Big day almost here: Kansas Supreme Court to decide whether school funding plan is constitutional

TOPEKA — Lawyers for the state of Kansas and four plaintiff school districts will be back in front of the Kansas Supreme Court on Tuesday, arguing — for the sixth time — about whether the state is spending enough money on public schools to comply with constitutional requirements for adequate and equitable funding.

This time, though, the stakes are as high as they’ve ever been. In its most recent order in October, the court struck down the funding formula lawmakers had approved during the 2017 session, saying the state must have a constitutional funding system in place by June 30.

After that date, the court said, “We will not allow ourselves to be placed in the position of being complicit actors in the continuing deprivation of a constitutionally adequate and equitable education owed to hundreds of thousands of Kansas school children.”

That has been interpreted as a threat that the court could effectively shut down the public school system by blocking the spending of any money under an unconstitutional formula, thus forcing lawmakers back into a special session this summer.

That’s something that no legislator wants, especially those who face primary battles for re-election this year. Primary elections will take place Tuesday, Aug. 7.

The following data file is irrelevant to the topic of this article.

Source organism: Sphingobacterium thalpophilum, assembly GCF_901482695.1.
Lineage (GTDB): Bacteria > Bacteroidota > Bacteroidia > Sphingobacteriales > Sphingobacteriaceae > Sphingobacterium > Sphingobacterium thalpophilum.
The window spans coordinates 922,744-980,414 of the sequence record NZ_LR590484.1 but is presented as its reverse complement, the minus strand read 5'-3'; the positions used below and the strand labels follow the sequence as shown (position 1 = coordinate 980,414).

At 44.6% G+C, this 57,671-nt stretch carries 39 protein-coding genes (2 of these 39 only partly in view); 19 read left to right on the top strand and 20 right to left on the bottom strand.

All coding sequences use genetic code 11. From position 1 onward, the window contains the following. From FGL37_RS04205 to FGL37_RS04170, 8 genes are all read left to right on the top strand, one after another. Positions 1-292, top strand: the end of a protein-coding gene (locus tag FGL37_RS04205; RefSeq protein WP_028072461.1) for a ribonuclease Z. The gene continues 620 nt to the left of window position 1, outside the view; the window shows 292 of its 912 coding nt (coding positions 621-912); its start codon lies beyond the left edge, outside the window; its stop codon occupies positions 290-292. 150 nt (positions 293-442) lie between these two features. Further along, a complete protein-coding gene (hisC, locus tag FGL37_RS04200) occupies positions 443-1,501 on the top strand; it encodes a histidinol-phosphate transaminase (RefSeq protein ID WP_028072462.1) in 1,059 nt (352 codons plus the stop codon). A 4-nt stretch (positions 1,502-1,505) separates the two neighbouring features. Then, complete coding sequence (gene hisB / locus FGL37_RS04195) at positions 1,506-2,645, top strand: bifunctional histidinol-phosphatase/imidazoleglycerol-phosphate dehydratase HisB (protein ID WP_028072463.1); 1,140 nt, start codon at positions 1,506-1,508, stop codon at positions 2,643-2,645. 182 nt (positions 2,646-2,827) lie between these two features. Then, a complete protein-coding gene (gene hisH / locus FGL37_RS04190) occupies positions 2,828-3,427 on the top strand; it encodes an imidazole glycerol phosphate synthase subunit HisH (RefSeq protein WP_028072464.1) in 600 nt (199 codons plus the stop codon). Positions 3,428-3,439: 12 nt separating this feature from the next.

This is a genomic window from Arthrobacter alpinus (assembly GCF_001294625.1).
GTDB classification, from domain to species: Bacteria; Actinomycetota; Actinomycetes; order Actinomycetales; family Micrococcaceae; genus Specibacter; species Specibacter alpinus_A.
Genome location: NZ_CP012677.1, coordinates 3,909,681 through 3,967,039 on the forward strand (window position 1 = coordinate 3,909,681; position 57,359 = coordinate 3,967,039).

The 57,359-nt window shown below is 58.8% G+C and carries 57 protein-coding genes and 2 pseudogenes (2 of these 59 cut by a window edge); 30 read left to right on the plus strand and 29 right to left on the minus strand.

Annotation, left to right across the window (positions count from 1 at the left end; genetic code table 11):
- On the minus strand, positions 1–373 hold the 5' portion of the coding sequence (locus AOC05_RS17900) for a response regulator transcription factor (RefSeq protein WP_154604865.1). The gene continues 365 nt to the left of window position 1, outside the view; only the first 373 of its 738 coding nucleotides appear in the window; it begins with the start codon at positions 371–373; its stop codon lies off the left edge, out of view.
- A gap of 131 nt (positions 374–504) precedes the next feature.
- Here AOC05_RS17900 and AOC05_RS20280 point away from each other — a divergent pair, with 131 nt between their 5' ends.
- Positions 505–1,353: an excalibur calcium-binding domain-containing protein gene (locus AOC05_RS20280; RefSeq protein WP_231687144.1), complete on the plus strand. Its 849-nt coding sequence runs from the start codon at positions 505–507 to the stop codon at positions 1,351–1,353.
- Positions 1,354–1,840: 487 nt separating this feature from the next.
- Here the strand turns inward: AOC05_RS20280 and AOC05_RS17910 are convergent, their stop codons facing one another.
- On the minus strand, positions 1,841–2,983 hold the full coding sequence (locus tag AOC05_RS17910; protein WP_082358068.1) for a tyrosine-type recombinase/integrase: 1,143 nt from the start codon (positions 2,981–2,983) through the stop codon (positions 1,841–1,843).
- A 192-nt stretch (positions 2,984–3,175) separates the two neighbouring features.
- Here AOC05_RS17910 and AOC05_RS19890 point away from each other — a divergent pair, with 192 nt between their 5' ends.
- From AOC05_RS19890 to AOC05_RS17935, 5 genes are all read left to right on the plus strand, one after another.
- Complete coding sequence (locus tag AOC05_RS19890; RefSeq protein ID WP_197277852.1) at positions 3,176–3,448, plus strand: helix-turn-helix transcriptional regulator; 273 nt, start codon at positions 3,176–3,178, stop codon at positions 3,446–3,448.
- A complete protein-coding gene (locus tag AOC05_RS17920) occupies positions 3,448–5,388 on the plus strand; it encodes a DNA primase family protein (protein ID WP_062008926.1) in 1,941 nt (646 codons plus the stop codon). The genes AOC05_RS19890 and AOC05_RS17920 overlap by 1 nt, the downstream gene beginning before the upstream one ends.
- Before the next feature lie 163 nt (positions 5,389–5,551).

Still, few are willing to offer odds on the chances that the court will be satisfied with the bill lawmakers passed this year, a bill that has been described as phasing in a $522 million increase in annual funding over five years.

“I don’t think they’re very good,” House Democratic leader Jim Ward, of Wichita, said in a phone interview.

Rep. Melissa Rooker, R-Fairway, who serves on one of the committees that crafted the plan, said she was only slightly more optimistic.

“I expect them to take issue with at least part of it,’ she said in an interview at the Statehouse. “We’re closer. We’ve made progress. But I don’t think this is going to suddenly solve it. I think there will be more work to do.”

Much of what the attorneys will say on Tuesday has already been spelled out in written briefs they’ve filed with the court. And one of the issues they disagree about most is exactly how much money the Legislature actually added in school funding.

The state, in its brief, argues that when this year’s school funding bill is combined with last year’s increase and another bill passed this year dealing with local option budgets, Kansas will be providing more than $1 billion a year in new funding for schools compared with the 2016-2017 school year.

That’s more than enough, the state argues, to satisfy the requirement for adequate funding.

Local option budgets are the additional money districts can raise through local property taxes to bring in additional money, above and beyond what they receive from the state.

“The state did not increase funding by $1 billion,” attorneys for the plaintiff districts responded. They argue that only $368 million can be attributed to the two bills passed this year, while a little more than $485 million is attributable to the bill lawmakers passed last year, which they note the court determined was inadequate.